They beat Bishop Gorman’s football team on Friday night, but 75 people with Miami Central High School’s football team are still hanging out in Las Vegas.
The team has been stranded in Las Vegas since Hurricane Irma swept through parts of south Florida, including Miami. But, get this: The team’s former foes on the grid iron have become friends because Bishop Gorman footed the bill for the team’s extended stay in Las Vegas.
Bishop Gorman’s act of kindness is a nice show of support at a time when it’s desperately needed. It was pouring rain in Las Vegas Friday when Miami Central handed Bishop Gorman their second loss in a row.
The game was over, but now, the team had to deal with and face real life, and the hurricane eyeing their state.
“When we first came out here, we were trying to win the game for us, but when we knew Hurricane Irma was coming into town, we wanted to make sure we support our city and our state,” said Roland Smith, Junior, Head Coach, Miami Central High School.
As Hurricane Irma forced a days-long closure at airports, the team remained stranded in Las Vegas.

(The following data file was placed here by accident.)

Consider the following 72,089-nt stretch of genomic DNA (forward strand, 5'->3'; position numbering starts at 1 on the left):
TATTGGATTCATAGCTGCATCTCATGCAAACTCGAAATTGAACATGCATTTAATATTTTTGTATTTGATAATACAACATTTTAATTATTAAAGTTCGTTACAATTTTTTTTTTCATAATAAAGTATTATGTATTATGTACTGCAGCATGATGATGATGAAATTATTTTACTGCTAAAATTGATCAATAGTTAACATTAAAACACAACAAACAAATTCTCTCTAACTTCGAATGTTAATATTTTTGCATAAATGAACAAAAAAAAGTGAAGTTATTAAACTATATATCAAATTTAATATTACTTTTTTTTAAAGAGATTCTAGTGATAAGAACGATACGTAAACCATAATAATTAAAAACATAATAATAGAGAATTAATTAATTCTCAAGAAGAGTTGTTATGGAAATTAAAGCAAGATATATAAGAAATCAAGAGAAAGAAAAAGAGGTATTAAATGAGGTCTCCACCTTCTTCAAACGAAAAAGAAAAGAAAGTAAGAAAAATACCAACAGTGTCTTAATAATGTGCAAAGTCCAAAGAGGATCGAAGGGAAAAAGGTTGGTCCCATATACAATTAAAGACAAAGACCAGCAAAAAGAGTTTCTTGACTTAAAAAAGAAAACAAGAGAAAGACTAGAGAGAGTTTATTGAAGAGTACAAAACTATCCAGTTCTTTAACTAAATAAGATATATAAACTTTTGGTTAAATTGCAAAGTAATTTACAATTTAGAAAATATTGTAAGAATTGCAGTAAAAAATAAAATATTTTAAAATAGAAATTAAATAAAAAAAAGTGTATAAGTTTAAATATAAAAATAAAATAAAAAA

“The storm passed by, we’re just praying, making sure that everything is safe back home,” said Amari Daniels, Running Back, Miami Central High School.
Now, the team is doing the best they can with what little they have.
Miami Central High’s next game is scheduled for Thursday in Miami, but it’s highly likely the game won’t even be played.
But just in case there’s a chance they will play that game on Saturday, the team, who’s called the Rockets, are using their hotel parking lot to run drills. It’s also a good distraction for the players.
“We just try to keep them busy and trying to keep them occupied of doing something they love to do; playing football and stuff like that,” said Smith.
The team’s situation hasn’t been an ideal weekend in Las Vegas, but, a little help they received from others seemed to go a long way.
“We reached out to 9/11 tacos. We said ‘hey, I know it’s short notice, but can you get out there and feed about 75-80 kids that are stuck?’ They said ‘no doubt. I can get out there,'” said Steven Grammas, president of LVPPA.
The local police union provided the lunch to the kids, and it was a small gesture that really mattered to the players.
The team who still needs help with meals while they’re in Las Vegas, is hoping to head back home to Miami Tuesday morning. However, the cheerleaders may be stuck here until Friday.